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A straightforward way to test for the relation between the degree of exposure and the amount of political involvement is a correlation measure. Table 2 reports these correlations. There is a very high correlation of r = 0,62 for the first period in time. This correlation drops to r = 0,27 at time 2 and slightly rises again to r = 0.33 at the end of period 3. These correlations demonstrate that the extend to which a person is in contact with activists is an adequate explanation for his behavior: Structure matters. Much of the mobilization process took place within the existing social fabric of the city.
Though the correlations are all positive and highly significant, they vary in strength for the three phases. There are two alternative explanations for the weaker statistical relation during period two and three. On the one hand the amount of exposure could have risen in general without influencing people to become involved; alternatively people could have become active for reasons other than contacts to activists.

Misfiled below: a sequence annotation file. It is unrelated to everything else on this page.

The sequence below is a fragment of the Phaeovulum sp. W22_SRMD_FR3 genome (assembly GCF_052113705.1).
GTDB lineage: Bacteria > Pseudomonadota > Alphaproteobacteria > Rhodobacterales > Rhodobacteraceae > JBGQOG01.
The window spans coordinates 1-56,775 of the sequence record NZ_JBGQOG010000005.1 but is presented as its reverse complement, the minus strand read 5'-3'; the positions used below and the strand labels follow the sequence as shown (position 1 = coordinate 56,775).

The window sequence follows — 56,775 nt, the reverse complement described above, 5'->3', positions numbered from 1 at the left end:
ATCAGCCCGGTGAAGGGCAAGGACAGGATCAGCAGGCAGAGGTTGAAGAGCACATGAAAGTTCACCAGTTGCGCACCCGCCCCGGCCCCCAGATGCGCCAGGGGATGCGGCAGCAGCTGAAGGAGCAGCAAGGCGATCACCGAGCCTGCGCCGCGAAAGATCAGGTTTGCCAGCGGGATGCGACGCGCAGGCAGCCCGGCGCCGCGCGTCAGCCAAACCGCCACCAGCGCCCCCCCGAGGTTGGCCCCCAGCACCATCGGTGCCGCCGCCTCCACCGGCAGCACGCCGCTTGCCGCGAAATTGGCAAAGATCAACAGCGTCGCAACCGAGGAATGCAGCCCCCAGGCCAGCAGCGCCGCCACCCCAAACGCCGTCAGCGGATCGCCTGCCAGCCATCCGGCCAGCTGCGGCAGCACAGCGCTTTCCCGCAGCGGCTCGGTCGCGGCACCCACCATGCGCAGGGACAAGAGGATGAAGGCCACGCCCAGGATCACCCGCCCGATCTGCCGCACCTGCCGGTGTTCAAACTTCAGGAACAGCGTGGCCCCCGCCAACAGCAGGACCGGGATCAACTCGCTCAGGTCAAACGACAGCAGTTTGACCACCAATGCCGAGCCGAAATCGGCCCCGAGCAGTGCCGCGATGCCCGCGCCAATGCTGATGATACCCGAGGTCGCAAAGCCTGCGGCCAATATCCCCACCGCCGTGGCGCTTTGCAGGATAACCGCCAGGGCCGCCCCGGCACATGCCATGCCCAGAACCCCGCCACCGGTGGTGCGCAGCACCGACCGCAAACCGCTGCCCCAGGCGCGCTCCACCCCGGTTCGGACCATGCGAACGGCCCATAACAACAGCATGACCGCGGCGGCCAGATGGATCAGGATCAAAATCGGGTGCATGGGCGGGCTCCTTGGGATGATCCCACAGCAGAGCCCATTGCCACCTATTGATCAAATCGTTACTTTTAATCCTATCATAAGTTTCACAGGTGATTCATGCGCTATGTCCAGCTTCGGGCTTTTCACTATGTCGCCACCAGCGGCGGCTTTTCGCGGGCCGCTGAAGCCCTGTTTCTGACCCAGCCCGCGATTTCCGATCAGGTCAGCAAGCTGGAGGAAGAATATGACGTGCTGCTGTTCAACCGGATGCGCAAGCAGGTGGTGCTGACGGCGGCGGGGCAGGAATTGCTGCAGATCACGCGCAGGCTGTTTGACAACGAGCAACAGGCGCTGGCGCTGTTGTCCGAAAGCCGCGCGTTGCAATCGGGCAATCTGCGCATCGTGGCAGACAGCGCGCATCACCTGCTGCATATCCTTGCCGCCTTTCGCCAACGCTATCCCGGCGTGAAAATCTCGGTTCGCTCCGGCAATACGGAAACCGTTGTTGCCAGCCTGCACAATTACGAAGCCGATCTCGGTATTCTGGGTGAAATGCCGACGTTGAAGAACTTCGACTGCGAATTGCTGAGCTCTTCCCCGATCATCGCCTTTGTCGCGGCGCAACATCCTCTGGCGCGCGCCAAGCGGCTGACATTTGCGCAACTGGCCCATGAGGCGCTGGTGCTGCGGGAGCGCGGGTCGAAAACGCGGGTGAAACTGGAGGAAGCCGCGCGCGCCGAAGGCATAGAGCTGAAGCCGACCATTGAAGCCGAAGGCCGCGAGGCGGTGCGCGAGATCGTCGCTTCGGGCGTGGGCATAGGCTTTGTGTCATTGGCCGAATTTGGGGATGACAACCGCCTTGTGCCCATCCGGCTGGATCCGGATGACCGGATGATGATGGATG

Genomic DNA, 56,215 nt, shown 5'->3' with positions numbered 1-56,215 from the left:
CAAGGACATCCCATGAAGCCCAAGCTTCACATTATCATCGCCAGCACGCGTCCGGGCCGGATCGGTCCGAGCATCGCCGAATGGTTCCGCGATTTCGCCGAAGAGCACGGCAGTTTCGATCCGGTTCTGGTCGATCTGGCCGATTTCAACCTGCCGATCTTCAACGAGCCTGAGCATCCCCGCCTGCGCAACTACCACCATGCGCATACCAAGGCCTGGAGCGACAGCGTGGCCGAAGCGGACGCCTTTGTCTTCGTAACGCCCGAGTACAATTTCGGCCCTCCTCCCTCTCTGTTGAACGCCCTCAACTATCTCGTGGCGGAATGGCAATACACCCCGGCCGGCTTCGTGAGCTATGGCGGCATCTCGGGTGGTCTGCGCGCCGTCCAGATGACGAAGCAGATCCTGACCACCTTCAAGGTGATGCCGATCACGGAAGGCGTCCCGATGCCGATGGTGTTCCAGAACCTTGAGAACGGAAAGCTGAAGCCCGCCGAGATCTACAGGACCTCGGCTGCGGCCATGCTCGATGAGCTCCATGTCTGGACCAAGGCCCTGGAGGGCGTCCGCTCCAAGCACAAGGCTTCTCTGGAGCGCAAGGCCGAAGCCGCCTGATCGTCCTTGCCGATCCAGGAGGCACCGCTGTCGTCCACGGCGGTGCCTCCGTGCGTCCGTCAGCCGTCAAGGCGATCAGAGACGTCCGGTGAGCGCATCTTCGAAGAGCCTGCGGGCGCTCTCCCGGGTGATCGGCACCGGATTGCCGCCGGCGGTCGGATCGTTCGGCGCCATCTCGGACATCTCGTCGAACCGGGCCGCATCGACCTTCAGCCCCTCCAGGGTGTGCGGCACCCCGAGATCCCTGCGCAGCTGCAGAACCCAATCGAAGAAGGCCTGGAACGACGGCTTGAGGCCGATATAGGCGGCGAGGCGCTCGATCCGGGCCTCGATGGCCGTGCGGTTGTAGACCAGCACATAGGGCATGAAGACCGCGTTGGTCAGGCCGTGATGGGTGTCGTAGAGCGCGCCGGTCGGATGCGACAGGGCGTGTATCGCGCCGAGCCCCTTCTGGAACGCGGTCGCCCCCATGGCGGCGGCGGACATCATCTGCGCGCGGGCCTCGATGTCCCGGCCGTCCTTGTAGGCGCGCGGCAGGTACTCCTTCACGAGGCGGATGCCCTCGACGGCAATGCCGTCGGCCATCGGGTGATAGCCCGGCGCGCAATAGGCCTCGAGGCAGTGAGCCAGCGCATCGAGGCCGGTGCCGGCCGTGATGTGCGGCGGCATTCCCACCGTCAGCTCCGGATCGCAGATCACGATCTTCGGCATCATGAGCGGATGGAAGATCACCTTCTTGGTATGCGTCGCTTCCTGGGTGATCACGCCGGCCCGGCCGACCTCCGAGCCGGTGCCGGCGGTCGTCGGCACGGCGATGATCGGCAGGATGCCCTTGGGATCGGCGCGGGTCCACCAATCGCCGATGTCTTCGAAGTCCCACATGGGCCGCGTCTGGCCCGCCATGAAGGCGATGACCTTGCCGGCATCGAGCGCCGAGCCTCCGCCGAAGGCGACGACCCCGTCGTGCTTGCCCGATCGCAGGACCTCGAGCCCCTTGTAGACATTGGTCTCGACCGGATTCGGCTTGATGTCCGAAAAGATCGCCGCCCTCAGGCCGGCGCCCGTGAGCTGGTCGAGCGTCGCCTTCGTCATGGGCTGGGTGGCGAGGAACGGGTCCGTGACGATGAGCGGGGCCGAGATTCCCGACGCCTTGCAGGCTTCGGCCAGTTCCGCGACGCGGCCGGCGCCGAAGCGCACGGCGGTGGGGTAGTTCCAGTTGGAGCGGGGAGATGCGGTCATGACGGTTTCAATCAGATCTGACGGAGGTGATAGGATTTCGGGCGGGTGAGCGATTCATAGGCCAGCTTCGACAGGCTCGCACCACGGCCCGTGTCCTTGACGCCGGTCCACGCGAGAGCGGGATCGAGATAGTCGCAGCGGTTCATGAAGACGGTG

Let us briefly summarize the picture that has emerged so far before we move on to address these two alternative explanations: There is a general relationship between exposure and involvement into the revolution. Nevertheless the varying strength of the correlations asks for a more detailed analysis. It looks as if not all activity can be explained within this general model. Common interests, experiences or an equivalent position within society at large, all factors that can not be not identified through the structure of the city have to be taken into account as well. This argument reflects the more general logic of social structures that we have outlined above: They do not only describe who gets in contact with whom, but also who does not.